Do No Harm

Many professions abide by a strict code of ethics. Doctors swear to do no harm. Lawyers pledge to seek justice and uphold the integrity of the legal process. Journalists are no different; above all else, we dedicate ourselves to pursuing and publishing truth. The preamble to the code of ethics published by the Society of Professional Journalists states that “the duty of the journalist is to further [justice and democracy] by seeking truth and providing a fair and comprehensive account of events and issues.” In this code of ethics, seeking truth is prioritized above providing a full account of events. Presenting a full account of stories and perspectives, including perspectives of those who propagate misinformation or harmful rhetoric over truth, contravenes a journalist’s code of ethics.

It is important to make the distinction between presenting different sides of a debatable topic and giving harmful and misleading information a public platform. By characterizing falsehoods as an “alternate opinion,” news sources legitimize factually incorrect statements and, consequently, act as agents of disinformation. It is not the duty of a news platform to cater to all sides of the argument. It is rather their responsibility to provide the whole and accurate truth. In order for the media to carry out this role, they must actively dismantle misleading and false information. Neutrality on misinformation impedes this task.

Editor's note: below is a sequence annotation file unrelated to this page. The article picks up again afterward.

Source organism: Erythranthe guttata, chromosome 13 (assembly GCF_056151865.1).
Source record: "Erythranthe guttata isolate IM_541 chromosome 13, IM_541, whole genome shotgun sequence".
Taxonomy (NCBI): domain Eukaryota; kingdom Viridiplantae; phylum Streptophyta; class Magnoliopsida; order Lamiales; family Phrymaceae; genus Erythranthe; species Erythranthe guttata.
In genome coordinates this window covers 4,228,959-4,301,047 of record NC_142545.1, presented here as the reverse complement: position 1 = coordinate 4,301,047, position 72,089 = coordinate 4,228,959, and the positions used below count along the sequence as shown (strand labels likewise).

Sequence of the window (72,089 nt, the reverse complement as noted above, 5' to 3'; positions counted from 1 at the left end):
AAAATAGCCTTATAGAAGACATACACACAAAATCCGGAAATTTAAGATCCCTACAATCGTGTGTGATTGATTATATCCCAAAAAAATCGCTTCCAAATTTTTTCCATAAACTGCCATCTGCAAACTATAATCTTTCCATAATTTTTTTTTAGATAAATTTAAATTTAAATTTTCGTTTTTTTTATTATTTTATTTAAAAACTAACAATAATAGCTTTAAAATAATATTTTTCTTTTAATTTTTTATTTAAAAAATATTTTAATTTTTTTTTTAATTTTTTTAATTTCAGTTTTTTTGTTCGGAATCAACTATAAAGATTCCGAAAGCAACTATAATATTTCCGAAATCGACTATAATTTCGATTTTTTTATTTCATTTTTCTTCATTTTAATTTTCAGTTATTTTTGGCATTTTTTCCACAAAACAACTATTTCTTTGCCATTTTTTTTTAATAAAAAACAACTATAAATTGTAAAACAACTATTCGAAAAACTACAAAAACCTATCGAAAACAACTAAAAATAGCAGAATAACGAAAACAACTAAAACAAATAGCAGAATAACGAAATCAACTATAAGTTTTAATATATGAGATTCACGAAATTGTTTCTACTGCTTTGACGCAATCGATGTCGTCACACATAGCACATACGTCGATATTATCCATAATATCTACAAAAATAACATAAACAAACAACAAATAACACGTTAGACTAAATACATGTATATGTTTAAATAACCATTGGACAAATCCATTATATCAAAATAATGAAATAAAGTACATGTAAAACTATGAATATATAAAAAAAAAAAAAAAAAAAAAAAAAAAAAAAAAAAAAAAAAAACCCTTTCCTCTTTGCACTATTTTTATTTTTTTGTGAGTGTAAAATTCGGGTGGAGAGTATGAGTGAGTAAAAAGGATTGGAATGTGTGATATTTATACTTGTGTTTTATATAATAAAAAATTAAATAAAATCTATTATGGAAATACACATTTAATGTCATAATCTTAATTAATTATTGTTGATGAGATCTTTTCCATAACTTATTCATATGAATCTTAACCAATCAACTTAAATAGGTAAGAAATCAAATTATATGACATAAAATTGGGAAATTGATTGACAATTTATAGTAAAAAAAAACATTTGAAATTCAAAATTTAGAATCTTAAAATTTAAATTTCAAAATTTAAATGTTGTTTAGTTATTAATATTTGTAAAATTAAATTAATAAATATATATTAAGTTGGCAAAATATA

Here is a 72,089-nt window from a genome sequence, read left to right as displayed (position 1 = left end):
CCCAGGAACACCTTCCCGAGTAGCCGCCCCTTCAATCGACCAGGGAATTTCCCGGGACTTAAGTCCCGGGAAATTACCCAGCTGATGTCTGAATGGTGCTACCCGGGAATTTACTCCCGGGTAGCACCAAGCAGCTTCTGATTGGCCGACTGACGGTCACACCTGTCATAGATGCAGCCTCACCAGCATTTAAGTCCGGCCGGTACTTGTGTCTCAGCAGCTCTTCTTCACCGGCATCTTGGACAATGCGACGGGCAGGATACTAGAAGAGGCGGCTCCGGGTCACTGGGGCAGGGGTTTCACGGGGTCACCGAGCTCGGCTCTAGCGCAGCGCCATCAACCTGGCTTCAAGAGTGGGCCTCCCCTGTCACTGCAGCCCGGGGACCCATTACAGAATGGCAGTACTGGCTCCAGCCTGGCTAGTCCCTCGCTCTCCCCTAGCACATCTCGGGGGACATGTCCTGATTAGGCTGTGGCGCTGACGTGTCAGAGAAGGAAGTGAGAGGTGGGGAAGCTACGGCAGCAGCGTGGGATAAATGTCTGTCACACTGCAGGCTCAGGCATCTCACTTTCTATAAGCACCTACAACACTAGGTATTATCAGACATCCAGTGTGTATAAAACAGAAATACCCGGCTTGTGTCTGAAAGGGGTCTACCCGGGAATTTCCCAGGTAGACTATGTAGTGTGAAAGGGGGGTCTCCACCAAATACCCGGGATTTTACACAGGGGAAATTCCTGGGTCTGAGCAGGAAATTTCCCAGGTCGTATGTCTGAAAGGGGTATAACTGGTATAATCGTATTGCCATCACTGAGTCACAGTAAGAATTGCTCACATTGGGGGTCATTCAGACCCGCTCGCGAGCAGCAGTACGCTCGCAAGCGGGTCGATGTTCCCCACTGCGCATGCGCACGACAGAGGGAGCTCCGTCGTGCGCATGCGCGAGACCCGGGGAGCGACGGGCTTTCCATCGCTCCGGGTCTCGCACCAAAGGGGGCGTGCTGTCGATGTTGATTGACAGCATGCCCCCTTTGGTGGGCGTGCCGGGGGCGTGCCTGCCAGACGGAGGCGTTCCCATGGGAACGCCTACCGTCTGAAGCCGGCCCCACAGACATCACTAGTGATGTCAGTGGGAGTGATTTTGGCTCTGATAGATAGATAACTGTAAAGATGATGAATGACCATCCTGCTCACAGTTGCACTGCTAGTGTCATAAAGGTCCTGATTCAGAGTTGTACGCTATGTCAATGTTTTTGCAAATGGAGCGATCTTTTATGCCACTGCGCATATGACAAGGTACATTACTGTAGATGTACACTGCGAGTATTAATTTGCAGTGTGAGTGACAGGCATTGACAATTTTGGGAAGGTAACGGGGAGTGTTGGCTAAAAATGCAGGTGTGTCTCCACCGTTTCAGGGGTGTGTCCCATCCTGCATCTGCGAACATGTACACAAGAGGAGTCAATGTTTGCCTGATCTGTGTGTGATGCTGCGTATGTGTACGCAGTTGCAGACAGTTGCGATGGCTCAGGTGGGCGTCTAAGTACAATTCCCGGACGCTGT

Media outlets are responsible for presenting both facts and opinions on those facts. It is left up to the viewers to decide how to interpret the facts, given some points of view published by media sources. Presenting a reaction to information is not unethical for the media to do. The issue arises when media and journalists present opinions or falsehoods as if they are facts. This breach of ethics can be blatant, seen in false charts or statements. But it can also be more insidious, appearing as a falsehood without clarification that it is not true, or a falsehood presented with such pomp and importance that it begins to feel like truth.

Some argue that media sources can still publish misleading opinions as long as they denounce them. However, this solution is simply a way to skirt the difficult fact that giving a platform to lies, even a critical platform, is a breach of journalistic ethics. Offering a lie alongside its refutation does not undo the damage. It does not guarantee that those hearing the lie will understand that it is false. Additionally, there are ways to report about lies without elevating them. The refutation can stand alone as an individual piece of journalism: it does not need to be published as a supplement to the lie.

Adhering to truthfulness above all else in journalism is critical not only to the health of the profession, but also to the health of democracy. A democratic system cannot survive unless its constituents have a shared epistemology. When the media gives blatant lies a platform, it undermines these shared truths, and in doing so undermines any meaningful discourse on the issues that truly matter. The conflict between publishing truth and publishing events as they happened is complex and ubiquitous in journalism. However, in order to do no harm to the body politic, the truth must always win.

This editorial represents the views of The Phillipian, vol. CXLIII.